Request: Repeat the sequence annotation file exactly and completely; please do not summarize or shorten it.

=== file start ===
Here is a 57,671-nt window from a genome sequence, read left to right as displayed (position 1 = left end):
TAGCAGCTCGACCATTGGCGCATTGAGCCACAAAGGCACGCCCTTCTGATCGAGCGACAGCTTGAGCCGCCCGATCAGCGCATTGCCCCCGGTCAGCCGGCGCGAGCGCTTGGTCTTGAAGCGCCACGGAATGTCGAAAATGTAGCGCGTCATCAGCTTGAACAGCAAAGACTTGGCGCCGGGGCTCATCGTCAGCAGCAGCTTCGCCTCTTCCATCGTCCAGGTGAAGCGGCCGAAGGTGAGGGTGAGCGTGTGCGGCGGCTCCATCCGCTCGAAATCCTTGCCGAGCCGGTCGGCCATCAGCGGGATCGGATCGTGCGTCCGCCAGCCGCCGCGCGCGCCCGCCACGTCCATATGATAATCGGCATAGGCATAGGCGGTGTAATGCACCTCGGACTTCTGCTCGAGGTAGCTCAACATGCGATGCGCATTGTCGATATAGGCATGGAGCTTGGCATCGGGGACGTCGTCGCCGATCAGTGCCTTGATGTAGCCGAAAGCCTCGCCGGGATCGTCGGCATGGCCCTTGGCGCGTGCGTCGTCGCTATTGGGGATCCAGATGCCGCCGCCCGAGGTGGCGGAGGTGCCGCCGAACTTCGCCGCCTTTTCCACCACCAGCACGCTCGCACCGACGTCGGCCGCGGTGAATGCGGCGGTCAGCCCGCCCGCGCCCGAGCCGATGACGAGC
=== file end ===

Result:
Here is a 57,671-nt window from a genome sequence, read left to right as displayed (position 1 = left end):
TAGCAGCTCGACCATTGGCGCATTGAGCCACAAAGGCACGCCCTTCTGATCGAGCGACAGCTTGAGCCGCCCGATCAGCGCATTGCCCCCGGTCAGCCGGCGCGAGCGCTTGGTCTTGAAGCGCCACGGAATGTCGAAAATGTAGCGCGTCATCAGCTTGAACAGCAAAGACTTGGCGCCGGGGCTCATCGTCAGCAGCAGCTTCGCCTCTTCCATCGTCCAGGTGAAGCGGCCGAAGGTGAGGGTGAGCGTGTGCGGCGGCTCCATCCGCTCGAAATCCTTGCCGAGCCGGTCGGCCATCAGCGGGATCGGATCGTGCGTCCGCCAGCCGCCGCGCGCGCCCGCCACGTCCATATGATAATCGGCATAGGCATAGGCGGTGTAATGCACCTCGGACTTCTGCTCGAGGTAGCTCAACATGCGATGCGCATTGTCGATATAGGCATGGAGCTTGGCATCGGGGACGTCGTCGCCGATCAGTGCCTTGATGTAGCCGAAAGCCTCGCCGGGATCGTCGGCATGGCCCTTGGCGCGTGCGTCGTCGCTATTGGGGATCCAGATGCCGCCGCCCGAGGTGGCGGAGGTGCCGCCGAACTTCGCCGCCTTTTCCACCACCAGCACGCTCGCACCGACGTCGGCCGCGGTGAATGCGGCGGTCAGCCCGCCCGCGCCCGAGCCGATGACGAGC